Biafra was nominated for the presidential ticket by Don Hickok, a 34-year-old innkeeper from Orange County, N.Y., who said, "Ever since I first heard the gentleman sing, actually, it occurred to me, 'My God, he definitely tells it like it is, he should be president.' It was a no-brainer.
"The Dead Kennedys and Jello Biafra were probably more educational to me than school was," Hickok said. "I learned more about the electoral process, about the political process, a whole gamut of things from listening to the Dead Kennedys and Jello Biafra. I've always felt that he just goes right for the throat of an issue, just tells it exactly like it is."
From Punk Legends To Litigation
The Dead Kennedys formed in San Francisco at the height of the punk movement in the late '70s. They melded politicized, satiric lyrics with a hard-driving approach on such songs as "Kill the Poor" (RealAudio excerpt), "California Über Alles" and "Holiday in Cambodia," presaging the hardcore sound of such bands as Minor Threat and MDC.
Biafra is enmeshed in a legal battle with his former Dead Kennedys bandmates, who are suing him for control of the band's catalog. The case goes to trial in April.
The suit, which Biafra attributes to his refusal to license "Holiday in Cambodia" for use in a Levi's commercial, is "far worse and far nastier" than a 1986 attempt to prosecute him and his bandmates for distributing "harmful matter" — the Dead Kennedys' Frankenchrist album — to minors, he said. (The 1986 charges were dismissed.)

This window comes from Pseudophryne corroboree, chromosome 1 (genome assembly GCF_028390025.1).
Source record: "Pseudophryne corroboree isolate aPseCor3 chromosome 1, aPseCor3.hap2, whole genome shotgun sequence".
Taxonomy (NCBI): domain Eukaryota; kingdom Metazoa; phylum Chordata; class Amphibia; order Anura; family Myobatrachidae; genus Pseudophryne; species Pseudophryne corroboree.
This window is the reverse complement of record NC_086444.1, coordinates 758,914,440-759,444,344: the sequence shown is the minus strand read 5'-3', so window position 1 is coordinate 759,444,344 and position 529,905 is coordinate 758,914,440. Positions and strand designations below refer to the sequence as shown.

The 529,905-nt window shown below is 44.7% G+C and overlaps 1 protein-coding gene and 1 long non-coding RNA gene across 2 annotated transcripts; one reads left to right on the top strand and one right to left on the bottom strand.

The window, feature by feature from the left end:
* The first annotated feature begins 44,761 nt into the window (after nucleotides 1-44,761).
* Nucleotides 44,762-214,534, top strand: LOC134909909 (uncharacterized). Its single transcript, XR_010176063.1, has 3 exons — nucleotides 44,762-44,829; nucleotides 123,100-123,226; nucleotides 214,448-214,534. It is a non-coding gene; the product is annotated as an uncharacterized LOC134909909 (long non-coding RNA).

Seasoned Political Veteran
Biafra is something of a veteran of the political arena, having run for mayor of San Francisco in 1979, in what he called "an act of sabotage, pure and simple — and it worked." He got 6,605 votes and takes credit for forcing the two major candidates, Acting Mayor Dianne Feinstein and Quentin Kopp, into a runoff. Feinstein won the runoff and is now a U.S. senator.
Other musicians who have tried their hand at politics include country singer Jimmie Davis, who co-wrote the country standard "You Are My Sunshine" but started out in the 1920s and '30s as a singer of bawdy tunes with such titles as "Tom Cat and Pussy Blues" and "High Behind Blues." He served as governor of Louisiana from 1944–48 and again from 1960–64.
More recently, rock singer/songwriter and producer Sonny Bono — who was half of Sonny and Cher — served as mayor of Palm Springs, Calif., and later as a Republican representative in Congress.
"Every time a genuine alternative candidate who appears to have their sh-- together pops up on the national radar screen, people crawl out of the woodwork to vote for them," Biafra said.
"A viable party with real candidates and good policies can act as a magnet to bring the vast majority of disenfranchised Americans out of the woodwork. And even if only a few people get elected ... that can sometimes be enough to be a swing vote," he said.
"What if neither the Democrats nor the Republicans controlled the House because the balance of the 20 or 30 seats went to the Greens? The Greens would be in the catbird seat."